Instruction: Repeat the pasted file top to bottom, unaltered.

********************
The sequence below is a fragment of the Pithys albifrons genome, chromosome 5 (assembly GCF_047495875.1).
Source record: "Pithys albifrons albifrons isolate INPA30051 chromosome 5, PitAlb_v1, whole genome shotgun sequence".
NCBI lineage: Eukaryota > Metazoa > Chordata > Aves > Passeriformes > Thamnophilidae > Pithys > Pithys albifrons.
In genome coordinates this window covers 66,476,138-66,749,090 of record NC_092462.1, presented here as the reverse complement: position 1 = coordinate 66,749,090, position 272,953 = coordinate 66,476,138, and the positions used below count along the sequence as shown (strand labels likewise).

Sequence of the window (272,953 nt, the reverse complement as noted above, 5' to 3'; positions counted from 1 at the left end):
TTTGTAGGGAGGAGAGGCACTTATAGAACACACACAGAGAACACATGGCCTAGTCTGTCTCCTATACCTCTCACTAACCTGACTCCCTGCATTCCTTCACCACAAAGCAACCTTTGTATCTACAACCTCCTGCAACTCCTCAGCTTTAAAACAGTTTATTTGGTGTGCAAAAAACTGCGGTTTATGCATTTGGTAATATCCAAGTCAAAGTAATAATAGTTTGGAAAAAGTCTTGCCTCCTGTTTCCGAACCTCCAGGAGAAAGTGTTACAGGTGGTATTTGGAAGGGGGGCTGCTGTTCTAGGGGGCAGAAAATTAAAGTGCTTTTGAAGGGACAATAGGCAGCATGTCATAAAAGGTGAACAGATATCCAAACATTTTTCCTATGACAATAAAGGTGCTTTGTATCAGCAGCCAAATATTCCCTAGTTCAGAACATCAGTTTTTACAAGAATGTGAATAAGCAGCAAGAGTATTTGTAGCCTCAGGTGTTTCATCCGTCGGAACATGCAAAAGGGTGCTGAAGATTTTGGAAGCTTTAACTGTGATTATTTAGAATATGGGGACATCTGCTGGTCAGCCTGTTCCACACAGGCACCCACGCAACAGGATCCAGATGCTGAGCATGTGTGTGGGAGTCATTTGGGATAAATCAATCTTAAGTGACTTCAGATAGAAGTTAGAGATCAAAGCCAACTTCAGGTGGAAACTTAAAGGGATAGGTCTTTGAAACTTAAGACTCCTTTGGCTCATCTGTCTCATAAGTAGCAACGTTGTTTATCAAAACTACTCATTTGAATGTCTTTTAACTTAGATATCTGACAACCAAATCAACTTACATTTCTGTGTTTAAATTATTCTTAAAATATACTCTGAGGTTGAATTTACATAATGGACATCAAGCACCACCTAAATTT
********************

The sequence below is a fragment of the Pithys albifrons genome, chromosome 5 (assembly GCF_047495875.1).
Source record: "Pithys albifrons albifrons isolate INPA30051 chromosome 5, PitAlb_v1, whole genome shotgun sequence".
NCBI lineage: Eukaryota > Metazoa > Chordata > Aves > Passeriformes > Thamnophilidae > Pithys > Pithys albifrons.
In genome coordinates this window covers 66,476,138-66,749,090 of record NC_092462.1, presented here as the reverse complement: position 1 = coordinate 66,749,090, position 272,953 = coordinate 66,476,138, and the positions used below count along the sequence as shown (strand labels likewise).

Sequence of the window (272,953 nt, the reverse complement as noted above, 5' to 3'; positions counted from 1 at the left end):
TTTGTAGGGAGGAGAGGCACTTATAGAACACACACAGAGAACACATGGCCTAGTCTGTCTCCTATACCTCTCACTAACCTGACTCCCTGCATTCCTTCACCACAAAGCAACCTTTGTATCTACAACCTCCTGCAACTCCTCAGCTTTAAAACAGTTTATTTGGTGTGCAAAAAACTGCGGTTTATGCATTTGGTAATATCCAAGTCAAAGTAATAATAGTTTGGAAAAAGTCTTGCCTCCTGTTTCCGAACCTCCAGGAGAAAGTGTTACAGGTGGTATTTGGAAGGGGGGCTGCTGTTCTAGGGGGCAGAAAATTAAAGTGCTTTTGAAGGGACAATAGGCAGCATGTCATAAAAGGTGAACAGATATCCAAACATTTTTCCTATGACAATAAAGGTGCTTTGTATCAGCAGCCAAATATTCCCTAGTTCAGAACATCAGTTTTTACAAGAATGTGAATAAGCAGCAAGAGTATTTGTAGCCTCAGGTGTTTCATCCGTCGGAACATGCAAAAGGGTGCTGAAGATTTTGGAAGCTTTAACTGTGATTATTTAGAATATGGGGACATCTGCTGGTCAGCCTGTTCCACACAGGCACCCACGCAACAGGATCCAGATGCTGAGCATGTGTGTGGGAGTCATTTGGGATAAATCAATCTTAAGTGACTTCAGATAGAAGTTAGAGATCAAAGCCAACTTCAGGTGGAAACTTAAAGGGATAGGTCTTTGAAACTTAAGACTCCTTTGGCTCATCTGTCTCATAAGTAGCAACGTTGTTTATCAAAACTACTCATTTGAATGTCTTTTAACTTAGATATCTGACAACCAAATCAACTTACATTTCTGTGTTTAAATTATTCTTAAAATATACTCTGAGGTTGAATTTACATAATGGACATCAAGCACCACCTAAATTT